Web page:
Public health experts cautioned that the country needs a consistent policy, not a bunch of restrictions that can only disappear in certain high-risk environments. As Anne Rimoin of the University of California, Los Angeles (UCLA) recently told NPR: “This is a difficult time. We don’t necessarily have to eat cake and eat. You want to open a bar, then You may not be able to open school. You don’t want to wear a mask, you will see more COVID.”

4. New mask requirements-are they a bit?

Some national leaders who have resisted the mandatory use of masks have begun to stoop, but experts say these new measures are far from enough.

The Republican governor of Utah assigned the statewide mask task. Iowa Governor Kim Reynolds has restrictions on mask requirements, mainly for large gatherings. New regulations in Nebraska also only require people to wear masks when they are 15 minutes apart on average and within six feet of each other.

Moreover, many states do not have comprehensive statewide blocking requirements. Even so, compliance and enforcement are also issues.

Dr. William Schaffner, medical director of the National Infectious Diseases Foundation, said: “We must make masks mandatory and once again emphasize that there is no group gathering of any kind.”

5. After a long plateau, the death toll is now rising

Since the summer, one of the few hopes has been the reduction in deaths. This trend is now changing. Since September 1, the average daily death toll has been less than 900, and the average daily death toll this week has exceeded 1,000. In the past week, the number of daily deaths has increased by approximately 23%. The current average is still about half of what was recorded at the peak of the spring in the United States, but public health experts warn that the death toll will be several weeks later than hospitalization.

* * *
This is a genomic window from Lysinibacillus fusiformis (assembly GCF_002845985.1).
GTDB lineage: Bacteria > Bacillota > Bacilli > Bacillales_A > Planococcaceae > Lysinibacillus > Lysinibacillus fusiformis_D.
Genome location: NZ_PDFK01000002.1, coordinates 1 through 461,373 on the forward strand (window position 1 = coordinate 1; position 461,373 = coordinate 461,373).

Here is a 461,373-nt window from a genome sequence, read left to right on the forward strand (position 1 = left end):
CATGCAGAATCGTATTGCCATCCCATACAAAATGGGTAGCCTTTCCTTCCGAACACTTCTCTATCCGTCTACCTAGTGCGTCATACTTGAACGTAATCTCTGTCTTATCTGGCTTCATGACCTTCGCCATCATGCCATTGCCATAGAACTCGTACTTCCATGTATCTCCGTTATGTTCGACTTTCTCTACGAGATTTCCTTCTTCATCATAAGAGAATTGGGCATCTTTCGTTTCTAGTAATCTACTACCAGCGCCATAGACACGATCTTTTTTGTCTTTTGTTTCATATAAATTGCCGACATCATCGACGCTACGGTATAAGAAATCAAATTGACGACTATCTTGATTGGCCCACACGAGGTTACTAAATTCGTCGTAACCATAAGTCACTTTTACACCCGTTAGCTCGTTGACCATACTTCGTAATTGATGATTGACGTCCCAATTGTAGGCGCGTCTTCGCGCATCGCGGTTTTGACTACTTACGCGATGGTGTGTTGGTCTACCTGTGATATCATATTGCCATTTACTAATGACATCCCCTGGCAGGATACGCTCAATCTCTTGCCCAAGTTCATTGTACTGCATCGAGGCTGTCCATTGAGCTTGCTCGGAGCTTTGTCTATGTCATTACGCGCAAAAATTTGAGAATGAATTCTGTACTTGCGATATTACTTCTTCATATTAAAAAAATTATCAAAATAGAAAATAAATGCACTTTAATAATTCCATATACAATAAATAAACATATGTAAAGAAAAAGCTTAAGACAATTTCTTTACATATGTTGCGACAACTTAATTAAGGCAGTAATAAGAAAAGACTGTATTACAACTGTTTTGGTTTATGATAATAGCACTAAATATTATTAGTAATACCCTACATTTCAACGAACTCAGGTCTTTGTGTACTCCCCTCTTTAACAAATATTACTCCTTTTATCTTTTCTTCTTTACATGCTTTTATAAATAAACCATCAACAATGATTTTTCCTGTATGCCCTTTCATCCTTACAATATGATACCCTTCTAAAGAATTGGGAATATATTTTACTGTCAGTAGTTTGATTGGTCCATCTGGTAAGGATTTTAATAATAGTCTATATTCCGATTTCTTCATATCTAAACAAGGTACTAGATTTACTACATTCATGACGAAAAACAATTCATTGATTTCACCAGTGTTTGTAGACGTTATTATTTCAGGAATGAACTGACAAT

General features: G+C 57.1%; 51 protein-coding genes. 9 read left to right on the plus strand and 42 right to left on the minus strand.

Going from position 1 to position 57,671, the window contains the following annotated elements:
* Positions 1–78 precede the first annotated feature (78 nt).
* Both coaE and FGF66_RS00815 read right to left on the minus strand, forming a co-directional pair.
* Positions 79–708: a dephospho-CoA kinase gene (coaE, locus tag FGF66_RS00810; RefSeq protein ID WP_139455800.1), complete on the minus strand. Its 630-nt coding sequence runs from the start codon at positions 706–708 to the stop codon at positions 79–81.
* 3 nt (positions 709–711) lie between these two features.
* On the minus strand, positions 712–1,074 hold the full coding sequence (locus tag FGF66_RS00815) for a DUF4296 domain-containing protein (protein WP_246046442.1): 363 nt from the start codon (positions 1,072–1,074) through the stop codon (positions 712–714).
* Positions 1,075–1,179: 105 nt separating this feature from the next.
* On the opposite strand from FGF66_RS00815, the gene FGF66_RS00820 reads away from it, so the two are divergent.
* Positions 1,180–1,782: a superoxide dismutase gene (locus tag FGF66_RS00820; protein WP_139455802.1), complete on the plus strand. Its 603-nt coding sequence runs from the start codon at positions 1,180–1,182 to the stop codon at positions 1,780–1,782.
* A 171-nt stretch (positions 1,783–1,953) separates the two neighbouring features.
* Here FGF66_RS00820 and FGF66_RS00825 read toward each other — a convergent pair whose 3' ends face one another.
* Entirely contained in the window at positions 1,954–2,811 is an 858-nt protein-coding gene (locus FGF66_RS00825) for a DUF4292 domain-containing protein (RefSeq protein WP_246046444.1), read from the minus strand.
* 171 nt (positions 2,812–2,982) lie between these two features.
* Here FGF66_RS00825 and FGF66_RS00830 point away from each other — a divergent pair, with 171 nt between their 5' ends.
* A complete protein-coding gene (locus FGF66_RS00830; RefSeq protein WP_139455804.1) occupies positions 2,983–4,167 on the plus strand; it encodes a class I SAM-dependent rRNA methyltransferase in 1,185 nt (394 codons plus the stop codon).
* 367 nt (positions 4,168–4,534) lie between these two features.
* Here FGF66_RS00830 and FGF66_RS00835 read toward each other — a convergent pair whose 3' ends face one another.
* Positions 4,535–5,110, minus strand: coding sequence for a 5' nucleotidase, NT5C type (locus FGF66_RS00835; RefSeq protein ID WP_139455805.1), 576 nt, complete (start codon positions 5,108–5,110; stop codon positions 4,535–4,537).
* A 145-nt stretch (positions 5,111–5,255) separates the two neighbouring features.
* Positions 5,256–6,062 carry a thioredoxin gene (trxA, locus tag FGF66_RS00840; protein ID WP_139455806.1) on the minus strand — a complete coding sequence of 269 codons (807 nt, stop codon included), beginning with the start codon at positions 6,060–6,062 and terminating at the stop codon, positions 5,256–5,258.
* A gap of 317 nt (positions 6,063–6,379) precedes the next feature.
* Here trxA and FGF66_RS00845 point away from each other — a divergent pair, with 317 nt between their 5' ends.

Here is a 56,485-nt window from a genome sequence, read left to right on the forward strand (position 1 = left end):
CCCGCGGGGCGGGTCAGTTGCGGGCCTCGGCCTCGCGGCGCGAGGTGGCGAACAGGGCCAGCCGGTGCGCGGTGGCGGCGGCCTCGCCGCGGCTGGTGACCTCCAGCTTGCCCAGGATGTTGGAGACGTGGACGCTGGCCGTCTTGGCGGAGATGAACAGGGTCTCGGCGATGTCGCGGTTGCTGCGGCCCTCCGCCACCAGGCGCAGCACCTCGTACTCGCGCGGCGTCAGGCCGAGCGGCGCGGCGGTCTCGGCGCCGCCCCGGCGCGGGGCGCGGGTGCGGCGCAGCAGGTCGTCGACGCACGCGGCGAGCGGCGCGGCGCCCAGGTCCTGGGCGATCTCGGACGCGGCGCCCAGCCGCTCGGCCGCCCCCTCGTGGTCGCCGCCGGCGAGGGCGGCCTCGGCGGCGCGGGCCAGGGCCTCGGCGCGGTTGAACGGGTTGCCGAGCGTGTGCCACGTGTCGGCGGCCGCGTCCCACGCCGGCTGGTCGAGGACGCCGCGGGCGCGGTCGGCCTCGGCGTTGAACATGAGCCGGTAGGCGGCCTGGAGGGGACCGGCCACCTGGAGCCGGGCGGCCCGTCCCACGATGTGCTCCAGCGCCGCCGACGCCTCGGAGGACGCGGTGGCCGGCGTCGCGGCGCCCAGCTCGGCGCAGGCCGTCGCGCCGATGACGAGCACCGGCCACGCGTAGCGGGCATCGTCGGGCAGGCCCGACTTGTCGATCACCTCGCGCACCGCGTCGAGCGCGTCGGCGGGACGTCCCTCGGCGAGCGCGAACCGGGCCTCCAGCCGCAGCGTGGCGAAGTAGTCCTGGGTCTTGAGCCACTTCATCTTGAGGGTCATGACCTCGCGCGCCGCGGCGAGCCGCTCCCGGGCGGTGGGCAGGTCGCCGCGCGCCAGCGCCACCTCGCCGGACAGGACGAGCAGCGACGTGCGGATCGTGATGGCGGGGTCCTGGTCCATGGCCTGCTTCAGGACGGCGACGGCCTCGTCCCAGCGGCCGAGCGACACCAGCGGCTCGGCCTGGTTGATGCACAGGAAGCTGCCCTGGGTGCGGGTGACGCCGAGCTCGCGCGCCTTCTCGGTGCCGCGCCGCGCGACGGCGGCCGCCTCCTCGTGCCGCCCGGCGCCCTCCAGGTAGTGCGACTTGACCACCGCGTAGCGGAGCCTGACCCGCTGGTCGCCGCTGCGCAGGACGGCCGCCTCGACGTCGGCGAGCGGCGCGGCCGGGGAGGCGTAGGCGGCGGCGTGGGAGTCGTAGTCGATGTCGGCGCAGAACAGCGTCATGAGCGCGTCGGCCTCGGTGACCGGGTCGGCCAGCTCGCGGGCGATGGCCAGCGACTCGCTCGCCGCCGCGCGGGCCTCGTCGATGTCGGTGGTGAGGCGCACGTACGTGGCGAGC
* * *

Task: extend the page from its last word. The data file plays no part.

The latest forecast by the University of Washington modeling team predicts that by mid-January, more than 2,000 people will die from COVID-19 every day, and the total number of deaths in the United States will reach approximately 440,000 by March. Modelers say that changes in behavior can still prevent this from happening.

6. Even the east and west coast countries that keep the case low are in trouble

Some areas of the country where the virus has been under control for several months have begun to grow. Take Northeast China as an example. In the past two weeks, the number of daily cases has nearly doubled. The average daily number of medical records in New Jersey and Massachusetts is still half of the hardest-hit states such as Minnesota and Michigan.

On the opposite side of the country, in Washington State, the number of cases has more than doubled since early November. Oregon followed closely behind. The situation in California is more complicated. Per capita income is still lower than in almost any other state, but there is still shocking room for growth, especially in the San Francisco Bay area and near San Diego.

7. The per capita infection rate in rural and suburban counties exceeds that in urban counties

The spread of the epidemic to rural America has been slow, but since entering these communities, the outbreak of the epidemic has not relaxed. The infection rate in most rural counties is still higher than anywhere else, and above large urban areas. Most of the pressure on hospitals in parts of the Midwest (such as Michigan, Kansas, and Utah) comes from rural areas, which need to transfer patients in need of care to metropolitan areas. “In Michigan, many new cases come from the western part of the state and sparsely populated areas,”Dr. Marani said.

In Dakota, the number is staggering. 1 out of 1,629 residents in South Dakota was hospitalized due to COVID-19, which is the highest per capita incidence rate in the country. The mortality rate in rural communities is also higher than in urban areas. Public health experts say that other public health crises such as HIV have similar patterns. It may take longer to reach the American countryside, but once you reach the United States, it is difficult to eradicate this problem.

8. Long-term care facilities are hit again

More than 40% of all COVID-19 deaths are related to long-term care facilities. These people are vulnerable to diseases due to their old age, and are prone to outbreaks in a common living environment. At the beginning of the pandemic, there were shocking examples of coronavirus tearing through nursing homes. Now, the COVID tracking project has found that the number of cases in these institutions has surged again, with more than 24,000 cases in these institutions last week. This week, Indiana, Ohio, Pennsylvania and Texas accounted for about one-third of all nursing home deaths.